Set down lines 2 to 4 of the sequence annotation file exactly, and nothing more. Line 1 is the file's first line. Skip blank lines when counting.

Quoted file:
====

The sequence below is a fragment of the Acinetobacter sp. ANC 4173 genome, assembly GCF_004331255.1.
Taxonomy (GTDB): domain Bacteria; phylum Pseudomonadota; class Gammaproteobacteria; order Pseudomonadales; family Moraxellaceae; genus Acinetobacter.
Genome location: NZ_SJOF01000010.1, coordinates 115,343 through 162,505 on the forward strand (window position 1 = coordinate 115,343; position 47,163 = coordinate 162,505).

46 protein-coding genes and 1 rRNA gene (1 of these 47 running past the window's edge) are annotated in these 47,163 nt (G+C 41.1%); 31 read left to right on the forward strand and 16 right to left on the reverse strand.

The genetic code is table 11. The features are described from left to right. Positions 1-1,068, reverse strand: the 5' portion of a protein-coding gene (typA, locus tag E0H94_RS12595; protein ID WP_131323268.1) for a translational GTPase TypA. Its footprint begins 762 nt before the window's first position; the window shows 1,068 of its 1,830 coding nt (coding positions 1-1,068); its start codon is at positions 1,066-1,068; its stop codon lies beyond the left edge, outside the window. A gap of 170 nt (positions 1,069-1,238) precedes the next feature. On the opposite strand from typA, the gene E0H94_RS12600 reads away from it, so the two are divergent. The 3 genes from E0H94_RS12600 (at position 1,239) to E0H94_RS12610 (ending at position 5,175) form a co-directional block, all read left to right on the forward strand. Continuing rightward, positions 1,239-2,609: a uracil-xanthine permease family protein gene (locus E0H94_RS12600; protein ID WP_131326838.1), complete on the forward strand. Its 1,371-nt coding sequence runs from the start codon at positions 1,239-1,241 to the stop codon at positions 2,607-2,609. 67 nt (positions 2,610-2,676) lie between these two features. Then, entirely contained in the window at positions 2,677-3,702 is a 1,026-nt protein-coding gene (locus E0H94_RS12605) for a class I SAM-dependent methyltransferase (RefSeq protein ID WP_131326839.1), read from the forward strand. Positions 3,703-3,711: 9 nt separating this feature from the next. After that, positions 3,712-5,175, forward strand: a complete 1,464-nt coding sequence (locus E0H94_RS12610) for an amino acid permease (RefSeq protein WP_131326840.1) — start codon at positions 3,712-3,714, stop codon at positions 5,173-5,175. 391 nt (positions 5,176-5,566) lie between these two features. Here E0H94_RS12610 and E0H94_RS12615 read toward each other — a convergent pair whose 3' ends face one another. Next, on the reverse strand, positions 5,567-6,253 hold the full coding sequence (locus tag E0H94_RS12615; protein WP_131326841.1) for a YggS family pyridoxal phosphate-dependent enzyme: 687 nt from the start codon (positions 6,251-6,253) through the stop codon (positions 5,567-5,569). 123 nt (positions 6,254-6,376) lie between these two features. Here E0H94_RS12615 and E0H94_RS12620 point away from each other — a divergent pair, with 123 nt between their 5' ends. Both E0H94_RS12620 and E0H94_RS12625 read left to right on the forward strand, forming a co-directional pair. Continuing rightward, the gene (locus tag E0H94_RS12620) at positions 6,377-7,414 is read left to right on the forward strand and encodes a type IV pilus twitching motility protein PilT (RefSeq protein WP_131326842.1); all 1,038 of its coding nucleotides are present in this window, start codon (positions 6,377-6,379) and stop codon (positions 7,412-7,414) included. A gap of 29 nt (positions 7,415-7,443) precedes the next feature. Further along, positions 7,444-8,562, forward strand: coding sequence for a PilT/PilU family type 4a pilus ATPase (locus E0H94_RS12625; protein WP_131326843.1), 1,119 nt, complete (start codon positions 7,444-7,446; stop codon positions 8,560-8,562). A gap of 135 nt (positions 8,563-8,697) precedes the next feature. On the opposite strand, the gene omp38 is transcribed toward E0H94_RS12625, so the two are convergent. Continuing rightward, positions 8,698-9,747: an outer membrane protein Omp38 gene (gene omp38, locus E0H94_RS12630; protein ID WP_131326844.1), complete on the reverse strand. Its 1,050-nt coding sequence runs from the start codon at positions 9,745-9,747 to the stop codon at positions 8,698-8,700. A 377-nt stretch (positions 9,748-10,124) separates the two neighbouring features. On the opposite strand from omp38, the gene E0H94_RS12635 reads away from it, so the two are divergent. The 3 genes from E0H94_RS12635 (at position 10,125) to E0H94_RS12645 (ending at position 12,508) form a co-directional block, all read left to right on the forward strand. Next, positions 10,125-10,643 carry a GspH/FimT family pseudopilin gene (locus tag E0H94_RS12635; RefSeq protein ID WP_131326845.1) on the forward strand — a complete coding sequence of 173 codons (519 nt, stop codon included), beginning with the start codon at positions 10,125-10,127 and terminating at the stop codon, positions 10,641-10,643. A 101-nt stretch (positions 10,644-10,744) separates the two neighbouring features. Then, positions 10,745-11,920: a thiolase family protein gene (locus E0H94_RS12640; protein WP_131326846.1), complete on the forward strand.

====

Taxonomy (GTDB): domain Bacteria; phylum Pseudomonadota; class Gammaproteobacteria; order Pseudomonadales; family Moraxellaceae; genus Acinetobacter.
Genome location: NZ_SJOF01000010.1, coordinates 115,343 through 162,505 on the forward strand (window position 1 = coordinate 115,343; position 47,163 = coordinate 162,505).

46 protein-coding genes and 1 rRNA gene (1 of these 47 running past the window's edge) are annotated in these 47,163 nt (G+C 41.1%); 31 read left to right on the forward strand and 16 right to left on the reverse strand.